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Einstein once described his life as a series of attempts to free himself from the chains of the "merely personal." That's an interesting phrase: "merely personal." Does the personal deserve to be prefaced by the word "merely"? There's a sense in which that question lies at the heart of the divide between SF and mainstream fiction; SF readers routinely criticize mainstream fiction for focusing too tightly on the personal, while mainstream readers criticize SF for giving short shrift to the personal.

Which is the greater tragedy: the fall of an empire, or the end of your marriage? Is it more important to make a major scientific discovery, or to be a good parent to your child? It's a false dichotomy to say that fiction should only concern itself with one or the other; all of these issues are worthy subjects for fiction. Unfortunately, it can be hard to tell stories on a grand scale and an intimate scale simultaneously, and most fiction prioritizes one over the other. Science fiction has traditionally opted for the fall of empires and the scientific discoveries, but that preference is not intrinsic to the genre.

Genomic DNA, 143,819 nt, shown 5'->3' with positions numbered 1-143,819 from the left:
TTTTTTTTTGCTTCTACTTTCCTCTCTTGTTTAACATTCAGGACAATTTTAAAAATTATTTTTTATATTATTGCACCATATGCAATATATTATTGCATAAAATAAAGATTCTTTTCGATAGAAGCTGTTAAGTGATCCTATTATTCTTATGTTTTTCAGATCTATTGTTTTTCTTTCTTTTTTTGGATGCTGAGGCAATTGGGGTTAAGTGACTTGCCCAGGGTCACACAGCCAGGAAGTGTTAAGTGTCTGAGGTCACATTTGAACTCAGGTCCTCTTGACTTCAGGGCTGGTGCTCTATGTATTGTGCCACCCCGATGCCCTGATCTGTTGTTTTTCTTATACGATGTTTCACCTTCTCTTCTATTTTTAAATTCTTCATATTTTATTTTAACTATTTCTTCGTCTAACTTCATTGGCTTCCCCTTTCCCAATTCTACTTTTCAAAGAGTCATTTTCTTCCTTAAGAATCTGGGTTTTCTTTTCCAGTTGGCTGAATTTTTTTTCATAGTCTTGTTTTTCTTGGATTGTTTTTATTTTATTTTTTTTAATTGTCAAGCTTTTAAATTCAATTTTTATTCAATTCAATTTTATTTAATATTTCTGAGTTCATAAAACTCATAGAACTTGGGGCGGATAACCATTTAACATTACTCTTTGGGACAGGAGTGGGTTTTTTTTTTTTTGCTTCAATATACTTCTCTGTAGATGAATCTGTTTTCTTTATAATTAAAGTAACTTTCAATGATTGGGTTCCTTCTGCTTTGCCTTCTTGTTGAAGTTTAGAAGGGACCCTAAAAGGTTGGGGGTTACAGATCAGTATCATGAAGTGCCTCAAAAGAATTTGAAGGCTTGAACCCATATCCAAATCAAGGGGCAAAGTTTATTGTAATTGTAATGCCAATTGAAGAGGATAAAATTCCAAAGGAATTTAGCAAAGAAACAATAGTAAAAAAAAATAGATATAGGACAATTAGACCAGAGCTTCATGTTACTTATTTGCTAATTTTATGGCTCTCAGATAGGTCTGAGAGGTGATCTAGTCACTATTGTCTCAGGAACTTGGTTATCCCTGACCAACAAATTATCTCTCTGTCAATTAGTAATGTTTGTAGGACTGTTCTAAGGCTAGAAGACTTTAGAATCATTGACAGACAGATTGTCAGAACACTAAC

One of the writers who helped me realize that was Edward Bryant. The stories in his collection Particle Theory showed me that science could be used metaphorically to illuminate human experience, and that the personal could reinforce the "big ideas" rather than compete with them. I discovered him when I was in college, at the same time I first started reading writers like William Gibson and Gene Wolfe and John Crowley. They all expanded my ideas of what SF could do, but the one whose influence on my work is clearest is Bryant.

Read "Particle Theory," by Edward Bryant

Ted Chiang is the author of the collection Stories of Your Life and Others and, most recently, the novella The Lifecycle of Software Objects. His fiction has won the Hugo, Nebula, Sturgeon, and Locus awards.
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